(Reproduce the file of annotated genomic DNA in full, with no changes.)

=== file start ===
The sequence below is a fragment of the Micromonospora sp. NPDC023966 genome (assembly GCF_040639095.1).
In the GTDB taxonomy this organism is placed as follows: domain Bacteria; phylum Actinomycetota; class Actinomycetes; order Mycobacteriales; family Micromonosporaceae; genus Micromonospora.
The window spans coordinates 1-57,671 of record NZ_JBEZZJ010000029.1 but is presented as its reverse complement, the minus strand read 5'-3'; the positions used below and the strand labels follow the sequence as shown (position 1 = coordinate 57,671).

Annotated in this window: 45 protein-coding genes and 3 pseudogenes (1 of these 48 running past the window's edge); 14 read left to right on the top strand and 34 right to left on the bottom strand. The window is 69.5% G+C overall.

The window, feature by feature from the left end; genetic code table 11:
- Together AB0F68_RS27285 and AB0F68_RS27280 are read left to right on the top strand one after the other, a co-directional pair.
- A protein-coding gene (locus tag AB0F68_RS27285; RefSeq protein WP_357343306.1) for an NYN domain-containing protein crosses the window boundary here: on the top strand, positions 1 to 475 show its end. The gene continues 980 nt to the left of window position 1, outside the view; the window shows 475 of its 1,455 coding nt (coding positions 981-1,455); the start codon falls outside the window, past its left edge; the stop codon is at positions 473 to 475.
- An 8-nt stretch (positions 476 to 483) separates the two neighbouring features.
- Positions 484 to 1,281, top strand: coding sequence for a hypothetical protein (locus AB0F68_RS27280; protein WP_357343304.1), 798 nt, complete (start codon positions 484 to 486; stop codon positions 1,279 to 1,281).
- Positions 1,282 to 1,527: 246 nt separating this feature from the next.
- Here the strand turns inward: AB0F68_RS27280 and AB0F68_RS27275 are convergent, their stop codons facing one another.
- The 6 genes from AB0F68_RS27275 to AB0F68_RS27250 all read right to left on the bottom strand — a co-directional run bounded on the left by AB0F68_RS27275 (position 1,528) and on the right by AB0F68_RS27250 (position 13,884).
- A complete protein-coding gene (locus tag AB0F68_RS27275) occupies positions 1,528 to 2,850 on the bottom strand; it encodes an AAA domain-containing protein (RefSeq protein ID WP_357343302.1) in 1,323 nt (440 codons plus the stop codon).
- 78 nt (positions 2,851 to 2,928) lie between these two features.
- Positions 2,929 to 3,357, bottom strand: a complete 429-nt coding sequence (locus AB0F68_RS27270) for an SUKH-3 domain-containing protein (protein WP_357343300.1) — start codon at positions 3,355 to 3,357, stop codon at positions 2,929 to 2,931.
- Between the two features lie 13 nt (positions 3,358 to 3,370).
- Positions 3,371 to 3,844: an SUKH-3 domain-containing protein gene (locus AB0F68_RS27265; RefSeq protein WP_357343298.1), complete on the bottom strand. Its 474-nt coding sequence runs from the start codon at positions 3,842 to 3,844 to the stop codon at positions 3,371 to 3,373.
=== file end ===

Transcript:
The sequence below is a fragment of the Micromonospora sp. NPDC023966 genome (assembly GCF_040639095.1).
In the GTDB taxonomy this organism is placed as follows: domain Bacteria; phylum Actinomycetota; class Actinomycetes; order Mycobacteriales; family Micromonosporaceae; genus Micromonospora.
The window spans coordinates 1-57,671 of record NZ_JBEZZJ010000029.1 but is presented as its reverse complement, the minus strand read 5'-3'; the positions used below and the strand labels follow the sequence as shown (position 1 = coordinate 57,671).

Annotated in this window: 45 protein-coding genes and 3 pseudogenes (1 of these 48 running past the window's edge); 14 read left to right on the top strand and 34 right to left on the bottom strand. The window is 69.5% G+C overall.

The window, feature by feature from the left end; genetic code table 11:
- Together AB0F68_RS27285 and AB0F68_RS27280 are read left to right on the top strand one after the other, a co-directional pair.
- A protein-coding gene (locus tag AB0F68_RS27285; RefSeq protein WP_357343306.1) for an NYN domain-containing protein crosses the window boundary here: on the top strand, positions 1 to 475 show its end. The gene continues 980 nt to the left of window position 1, outside the view; the window shows 475 of its 1,455 coding nt (coding positions 981-1,455); the start codon falls outside the window, past its left edge; the stop codon is at positions 473 to 475.
- An 8-nt stretch (positions 476 to 483) separates the two neighbouring features.
- Positions 484 to 1,281, top strand: coding sequence for a hypothetical protein (locus AB0F68_RS27280; protein WP_357343304.1), 798 nt, complete (start codon positions 484 to 486; stop codon positions 1,279 to 1,281).
- Positions 1,282 to 1,527: 246 nt separating this feature from the next.
- Here the strand turns inward: AB0F68_RS27280 and AB0F68_RS27275 are convergent, their stop codons facing one another.
- The 6 genes from AB0F68_RS27275 to AB0F68_RS27250 all read right to left on the bottom strand — a co-directional run bounded on the left by AB0F68_RS27275 (position 1,528) and on the right by AB0F68_RS27250 (position 13,884).
- A complete protein-coding gene (locus tag AB0F68_RS27275) occupies positions 1,528 to 2,850 on the bottom strand; it encodes an AAA domain-containing protein (RefSeq protein ID WP_357343302.1) in 1,323 nt (440 codons plus the stop codon).
- 78 nt (positions 2,851 to 2,928) lie between these two features.
- Positions 2,929 to 3,357, bottom strand: a complete 429-nt coding sequence (locus AB0F68_RS27270) for an SUKH-3 domain-containing protein (protein WP_357343300.1) — start codon at positions 3,355 to 3,357, stop codon at positions 2,929 to 2,931.
- Between the two features lie 13 nt (positions 3,358 to 3,370).
- Positions 3,371 to 3,844: an SUKH-3 domain-containing protein gene (locus AB0F68_RS27265; RefSeq protein WP_357343298.1), complete on the bottom strand. Its 474-nt coding sequence runs from the start codon at positions 3,842 to 3,844 to the stop codon at positions 3,371 to 3,373.